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Workshop Guidelines on Immediate Loading in Implant Dentistry Workshop Guidelines on Immediate Loading in Implant Dentistry

Author(s):

Henry Salama, DMD;Edward Joseph Mills, DDS;Jack A. Hahn, DDS;Leonard Linkow, DDS, DMSc;Mohamed Sharawy, B.D.S., Ph.D.;Tiziano Testori, MD, DDS, FICD;Craig M Misch, DDS, MDS;Hom-Lay Wang, DDS, MSD, PhD;Carl E. Misch, DDS, MDS, Kenneth W. Judy, DDS, Jack E. Lemons, PhD, Jamie L. Lozada, DDS

Date Added:

1/1/2005


Summary:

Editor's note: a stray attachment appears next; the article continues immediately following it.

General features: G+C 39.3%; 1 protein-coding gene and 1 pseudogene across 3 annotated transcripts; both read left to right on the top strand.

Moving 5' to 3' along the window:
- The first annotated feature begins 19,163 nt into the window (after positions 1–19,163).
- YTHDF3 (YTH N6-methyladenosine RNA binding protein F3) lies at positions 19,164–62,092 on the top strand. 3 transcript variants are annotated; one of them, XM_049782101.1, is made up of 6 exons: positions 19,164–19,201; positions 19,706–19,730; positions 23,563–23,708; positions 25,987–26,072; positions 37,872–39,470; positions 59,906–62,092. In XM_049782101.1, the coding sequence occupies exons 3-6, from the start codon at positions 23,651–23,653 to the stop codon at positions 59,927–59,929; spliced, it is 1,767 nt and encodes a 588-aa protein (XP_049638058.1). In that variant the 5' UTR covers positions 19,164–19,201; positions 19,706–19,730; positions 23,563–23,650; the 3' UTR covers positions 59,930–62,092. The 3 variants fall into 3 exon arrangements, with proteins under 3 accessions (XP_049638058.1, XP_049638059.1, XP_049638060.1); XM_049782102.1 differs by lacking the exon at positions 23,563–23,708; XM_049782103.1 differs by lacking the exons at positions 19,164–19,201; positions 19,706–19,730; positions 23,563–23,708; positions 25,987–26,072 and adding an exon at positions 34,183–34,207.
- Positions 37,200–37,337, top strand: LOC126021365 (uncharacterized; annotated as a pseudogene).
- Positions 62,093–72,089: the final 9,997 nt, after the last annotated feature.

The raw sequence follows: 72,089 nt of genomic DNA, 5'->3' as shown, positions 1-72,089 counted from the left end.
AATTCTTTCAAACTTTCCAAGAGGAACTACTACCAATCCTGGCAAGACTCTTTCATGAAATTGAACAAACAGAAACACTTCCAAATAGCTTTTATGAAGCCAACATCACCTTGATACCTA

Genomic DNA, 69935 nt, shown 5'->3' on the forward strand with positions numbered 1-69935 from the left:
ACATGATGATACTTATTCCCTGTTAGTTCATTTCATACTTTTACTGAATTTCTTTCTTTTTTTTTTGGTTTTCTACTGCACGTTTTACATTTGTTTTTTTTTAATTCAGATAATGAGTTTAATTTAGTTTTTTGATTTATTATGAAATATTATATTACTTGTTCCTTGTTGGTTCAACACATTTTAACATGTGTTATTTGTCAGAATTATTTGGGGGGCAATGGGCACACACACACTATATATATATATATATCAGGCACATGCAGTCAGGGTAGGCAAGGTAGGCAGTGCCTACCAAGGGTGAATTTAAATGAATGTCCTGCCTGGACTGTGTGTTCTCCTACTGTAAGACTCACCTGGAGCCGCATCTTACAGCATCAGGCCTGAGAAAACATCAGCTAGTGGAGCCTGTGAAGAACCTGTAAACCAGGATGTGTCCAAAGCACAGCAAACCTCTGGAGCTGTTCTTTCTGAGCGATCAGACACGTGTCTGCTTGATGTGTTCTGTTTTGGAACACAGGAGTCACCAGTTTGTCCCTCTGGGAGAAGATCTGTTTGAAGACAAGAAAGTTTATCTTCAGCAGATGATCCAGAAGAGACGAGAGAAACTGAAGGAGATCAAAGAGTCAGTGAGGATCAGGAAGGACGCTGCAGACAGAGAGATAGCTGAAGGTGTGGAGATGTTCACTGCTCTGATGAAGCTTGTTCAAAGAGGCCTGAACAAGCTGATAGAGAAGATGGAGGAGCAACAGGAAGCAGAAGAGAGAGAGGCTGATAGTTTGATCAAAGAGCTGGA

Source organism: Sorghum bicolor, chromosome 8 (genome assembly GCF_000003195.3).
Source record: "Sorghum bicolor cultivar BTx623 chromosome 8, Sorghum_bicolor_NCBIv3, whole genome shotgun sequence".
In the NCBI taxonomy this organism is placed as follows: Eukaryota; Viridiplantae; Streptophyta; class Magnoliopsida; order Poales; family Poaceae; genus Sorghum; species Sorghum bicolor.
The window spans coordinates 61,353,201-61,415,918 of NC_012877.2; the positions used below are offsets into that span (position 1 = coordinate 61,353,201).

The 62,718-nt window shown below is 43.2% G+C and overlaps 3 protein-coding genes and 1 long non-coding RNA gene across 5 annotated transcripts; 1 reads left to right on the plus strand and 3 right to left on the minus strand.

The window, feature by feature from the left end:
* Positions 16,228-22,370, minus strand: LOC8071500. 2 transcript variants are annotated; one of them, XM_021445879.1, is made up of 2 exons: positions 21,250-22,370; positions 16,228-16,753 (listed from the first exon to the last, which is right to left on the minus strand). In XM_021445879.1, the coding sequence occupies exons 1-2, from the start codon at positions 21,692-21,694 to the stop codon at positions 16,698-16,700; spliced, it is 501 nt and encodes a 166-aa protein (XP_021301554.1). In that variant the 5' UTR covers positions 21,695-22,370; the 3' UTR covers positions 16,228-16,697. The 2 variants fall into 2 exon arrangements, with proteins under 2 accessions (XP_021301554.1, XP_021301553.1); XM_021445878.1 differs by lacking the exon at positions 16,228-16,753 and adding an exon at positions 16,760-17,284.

Predictable formation of a direct bone-to implant interface is a treatment goal in implant dentistry. The 2-stage surgical protocol established by Branemark et al to accomplish osseointegration consisted of several prerequisites, including (1) countersinking the implant below the crestal bone, (2) obtaining and maintaining a soft-tissue covering over the implant for 3 to 6 months, and (3) maintaining a minimally loaded implant environment for 3 to 6 months. The primary reasons cited for the submerged, countersunk, surgical approach to implant placement were (1) to reduce and minimize the risk of bacterial infection, (2) to prevent apical migration of the oral epithelium along the body of the implant, and (3) to minimize the risk of early implant loading during bone remodeling. After this procedure, a second-stage surgery was necessary to uncover these implants and place a prosthetic abutment. Predictable, long-term, clinical rigid fixation has been reported after this protocol in patients who were either completely or partially edentulous. During the past 15 years, several authors have reported that root-form implants may osseointegrate, even though the implants extend above the bone and through the soft tissues during early bone remodeling. This surgical approach has been called a 1-stage or nonsubmerged implant procedure because it eliminates the second-stage implant uncovery surgery. As a result, the discomfort, inconvenience, and appointments of the surgery and suture removal are eliminated. In addition, the soft tissue is more mature before fabricating a final prosthesis.

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